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The Barn Owl: Its Role and Its Endangerment

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The Barn Owl: Its Role and its Endangerment Often times, it goes unrealized that there are important roles and purposes distributed amongst the vast fauna on Earth. It is this diversity which maintains a sense of equilibrium when it comes to animal populations and/or flora-related phenomena. The Barn Owl (Tyto alba), falling under the smaller side of owl species, exemplifies itself as both a fundamental element in rodent control as well as a symbol of ghostly beauty. Yet, survival of the species is not guaranteed. Numerous factors, including both naturally occurring as well as human-caused, have contributed to the owl’s decline in recent years. Additionally, given that their breeding cycles produce a limited amount of young in conjunction to their short life spans, Tyto alba’s numbers are predicted to reach further abatement in the near future. Human-associated activity has been regarded as a significant component in the Barn Owl’s downfall; nonetheless, human involvement in the conservation of the species can also mend this trend and bring it back towards escalation. Having a wingspan of approximately 85cm, Tyto alba is considered relatively small in comparison to other species of owls (Bunn, Warburton, and Wilson 23). They weigh between 470 and 570g (1.0-1.3lbs) and feature an array of distinct physical qualities (Martin, Raid, and Branch 1). Their head resembles a heart and have no visible ear tufts as other species of owl portray. Their beak is typically of a pink shade and is followed by large eyes with nearly pitch-black irises (Bunn, Warburton, and Wilson 23). However, most prominent of all its traits is its light color which gives it its “ghostly appearance.” They can be seen in golden-brown colors and often feature white breasts; males tend to have larger undersides with a variety of dark spots while females are distinguished by larger and darker spots (“Barn Owl: Tyto Alba”). Quite commonly, these owls are perceived as excellent hunters, for they are classified as the best identifiers of a sound’s particular location. With [scientifically-proven] incredible hearing, the Barn Owl can precisely pinpoint the origin of its prey’s sound as well as analyze its distinct nature to identify how it moves (“Barn Owl”). Additionally, and like many species of owls, the Barn Owl’s sight is unmistakably one of the best, for it can find prey in complete darkness and dive in to capture it ominously and with ease (“Barn Owl”). It is with good reason that these creatures were regularly feared; with hunting skills of this level, it would seem logical to flee from the owl’s long claws and phantom-like image. Despite Tyto alba’s fierce, hunter-like nature, it provides a great service to its surroundings, one not fully appreciated by the common eye.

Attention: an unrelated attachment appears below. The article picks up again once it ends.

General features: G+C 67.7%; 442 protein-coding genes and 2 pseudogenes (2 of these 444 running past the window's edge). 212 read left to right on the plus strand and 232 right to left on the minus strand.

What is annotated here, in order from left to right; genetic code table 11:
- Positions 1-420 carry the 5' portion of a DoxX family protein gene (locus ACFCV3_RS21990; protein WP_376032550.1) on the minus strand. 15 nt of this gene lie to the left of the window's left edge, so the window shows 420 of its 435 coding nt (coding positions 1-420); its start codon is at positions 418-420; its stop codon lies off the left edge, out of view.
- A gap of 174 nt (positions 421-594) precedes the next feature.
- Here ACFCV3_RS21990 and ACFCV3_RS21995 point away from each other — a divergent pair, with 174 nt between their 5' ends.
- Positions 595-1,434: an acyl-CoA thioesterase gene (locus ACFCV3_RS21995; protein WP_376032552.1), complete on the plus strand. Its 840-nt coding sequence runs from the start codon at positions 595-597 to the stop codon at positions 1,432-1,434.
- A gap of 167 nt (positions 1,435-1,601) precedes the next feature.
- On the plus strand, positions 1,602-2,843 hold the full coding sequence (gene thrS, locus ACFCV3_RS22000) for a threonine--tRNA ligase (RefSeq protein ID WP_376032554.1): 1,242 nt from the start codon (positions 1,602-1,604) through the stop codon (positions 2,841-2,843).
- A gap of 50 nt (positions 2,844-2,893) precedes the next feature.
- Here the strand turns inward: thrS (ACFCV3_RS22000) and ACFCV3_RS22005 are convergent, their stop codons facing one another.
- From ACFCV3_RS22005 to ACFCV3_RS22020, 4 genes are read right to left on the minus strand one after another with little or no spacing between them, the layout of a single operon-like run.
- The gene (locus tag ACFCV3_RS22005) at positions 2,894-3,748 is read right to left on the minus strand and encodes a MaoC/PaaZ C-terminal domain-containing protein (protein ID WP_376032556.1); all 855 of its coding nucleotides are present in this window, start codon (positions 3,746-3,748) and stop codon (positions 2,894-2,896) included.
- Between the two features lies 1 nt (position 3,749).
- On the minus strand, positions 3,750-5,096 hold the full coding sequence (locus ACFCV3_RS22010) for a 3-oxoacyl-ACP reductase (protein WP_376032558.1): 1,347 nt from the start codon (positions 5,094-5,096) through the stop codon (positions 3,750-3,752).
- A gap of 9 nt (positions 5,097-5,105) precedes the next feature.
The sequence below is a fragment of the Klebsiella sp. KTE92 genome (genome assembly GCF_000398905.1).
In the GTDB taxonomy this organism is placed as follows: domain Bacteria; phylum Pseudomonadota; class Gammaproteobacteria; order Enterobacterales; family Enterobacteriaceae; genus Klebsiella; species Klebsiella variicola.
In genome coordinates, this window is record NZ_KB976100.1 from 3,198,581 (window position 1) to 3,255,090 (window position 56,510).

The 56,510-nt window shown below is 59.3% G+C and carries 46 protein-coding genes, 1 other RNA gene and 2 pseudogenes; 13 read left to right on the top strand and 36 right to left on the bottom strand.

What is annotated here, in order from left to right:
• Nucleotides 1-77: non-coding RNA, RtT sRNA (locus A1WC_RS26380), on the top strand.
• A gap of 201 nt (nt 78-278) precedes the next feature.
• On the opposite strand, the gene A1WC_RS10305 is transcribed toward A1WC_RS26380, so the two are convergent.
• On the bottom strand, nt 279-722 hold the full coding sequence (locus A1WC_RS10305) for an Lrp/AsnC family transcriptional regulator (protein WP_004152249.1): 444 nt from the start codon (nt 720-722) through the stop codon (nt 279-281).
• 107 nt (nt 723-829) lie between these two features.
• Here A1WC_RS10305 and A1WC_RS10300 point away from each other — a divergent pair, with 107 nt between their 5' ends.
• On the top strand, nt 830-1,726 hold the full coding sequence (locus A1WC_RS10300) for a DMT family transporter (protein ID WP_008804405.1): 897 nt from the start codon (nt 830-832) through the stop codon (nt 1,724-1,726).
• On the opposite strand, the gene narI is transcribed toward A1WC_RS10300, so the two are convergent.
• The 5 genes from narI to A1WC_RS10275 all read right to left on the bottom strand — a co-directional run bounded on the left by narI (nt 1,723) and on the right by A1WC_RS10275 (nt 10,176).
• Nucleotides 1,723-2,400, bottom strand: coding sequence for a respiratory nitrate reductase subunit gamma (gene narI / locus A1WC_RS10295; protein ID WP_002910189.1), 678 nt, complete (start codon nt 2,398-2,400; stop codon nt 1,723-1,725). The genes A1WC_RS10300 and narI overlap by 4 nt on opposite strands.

The Barn Owl primarily consumes small mammals such as mice, rats, gophers, etc. in addition to insects, fish, and even smaller birds (“New Jersey Endangered and Threatened Species Field Guide”). Although small, Tyto alba’s accelerated metabolism allows it to eat more than one and a half times its own weight per day circa the age of 5-6 weeks (Brendle, “Farmers, Conservationists Seek Return of Barn Owls”). This trend significantly reduces rodent populations in farm areas and thus removes the need for harmful pesticides. Limiting pesticides also accounts for sustaining Barn Owl population; reducing the risk of poisoning due to contaminated rodents. To add to the sheer amount of rodent prevention it is calculated that a family of two adult Barn Owls along with a brood of 6 young contributes to over a 1000 rodent loss over a three-month nesting period (Brendle, “Farmers, Conservationists Seek Return of Barn Owls”). However, continuation of this natural balance is not certain, for farmlands and nest areas have proven scarce over the course of time.